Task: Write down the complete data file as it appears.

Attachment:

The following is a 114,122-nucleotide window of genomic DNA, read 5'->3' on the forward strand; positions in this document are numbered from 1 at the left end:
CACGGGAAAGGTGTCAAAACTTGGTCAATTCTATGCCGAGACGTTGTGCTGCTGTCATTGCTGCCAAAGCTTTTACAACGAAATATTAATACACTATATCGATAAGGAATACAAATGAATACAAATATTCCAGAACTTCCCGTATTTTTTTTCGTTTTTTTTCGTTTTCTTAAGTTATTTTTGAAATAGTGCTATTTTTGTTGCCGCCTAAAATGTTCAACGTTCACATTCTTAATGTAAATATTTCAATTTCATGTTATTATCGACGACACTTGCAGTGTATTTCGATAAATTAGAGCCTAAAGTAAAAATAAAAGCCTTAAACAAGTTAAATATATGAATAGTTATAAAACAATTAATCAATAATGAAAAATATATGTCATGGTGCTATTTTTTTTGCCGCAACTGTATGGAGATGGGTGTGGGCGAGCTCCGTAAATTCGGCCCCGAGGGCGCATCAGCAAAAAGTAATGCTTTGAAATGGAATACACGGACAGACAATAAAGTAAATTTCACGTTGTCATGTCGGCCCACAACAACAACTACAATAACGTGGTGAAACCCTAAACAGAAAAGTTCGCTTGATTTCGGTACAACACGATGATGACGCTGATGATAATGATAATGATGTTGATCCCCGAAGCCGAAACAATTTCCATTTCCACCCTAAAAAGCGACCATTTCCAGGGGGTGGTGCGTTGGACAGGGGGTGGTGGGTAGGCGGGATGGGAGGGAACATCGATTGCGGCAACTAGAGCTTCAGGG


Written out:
The following is a 114,122-nucleotide window of genomic DNA, read 5'->3' on the forward strand; positions in this document are numbered from 1 at the left end:
CACGGGAAAGGTGTCAAAACTTGGTCAATTCTATGCCGAGACGTTGTGCTGCTGTCATTGCTGCCAAAGCTTTTACAACGAAATATTAATACACTATATCGATAAGGAATACAAATGAATACAAATATTCCAGAACTTCCCGTATTTTTTTTCGTTTTTTTTCGTTTTCTTAAGTTATTTTTGAAATAGTGCTATTTTTGTTGCCGCCTAAAATGTTCAACGTTCACATTCTTAATGTAAATATTTCAATTTCATGTTATTATCGACGACACTTGCAGTGTATTTCGATAAATTAGAGCCTAAAGTAAAAATAAAAGCCTTAAACAAGTTAAATATATGAATAGTTATAAAACAATTAATCAATAATGAAAAATATATGTCATGGTGCTATTTTTTTTGCCGCAACTGTATGGAGATGGGTGTGGGCGAGCTCCGTAAATTCGGCCCCGAGGGCGCATCAGCAAAAAGTAATGCTTTGAAATGGAATACACGGACAGACAATAAAGTAAATTTCACGTTGTCATGTCGGCCCACAACAACAACTACAATAACGTGGTGAAACCCTAAACAGAAAAGTTCGCTTGATTTCGGTACAACACGATGATGACGCTGATGATAATGATAATGATGTTGATCCCCGAAGCCGAAACAATTTCCATTTCCACCCTAAAAAGCGACCATTTCCAGGGGGTGGTGCGTTGGACAGGGGGTGGTGGGTAGGCGGGATGGGAGGGAACATCGATTGCGGCAACTAGAGCTTCAGGG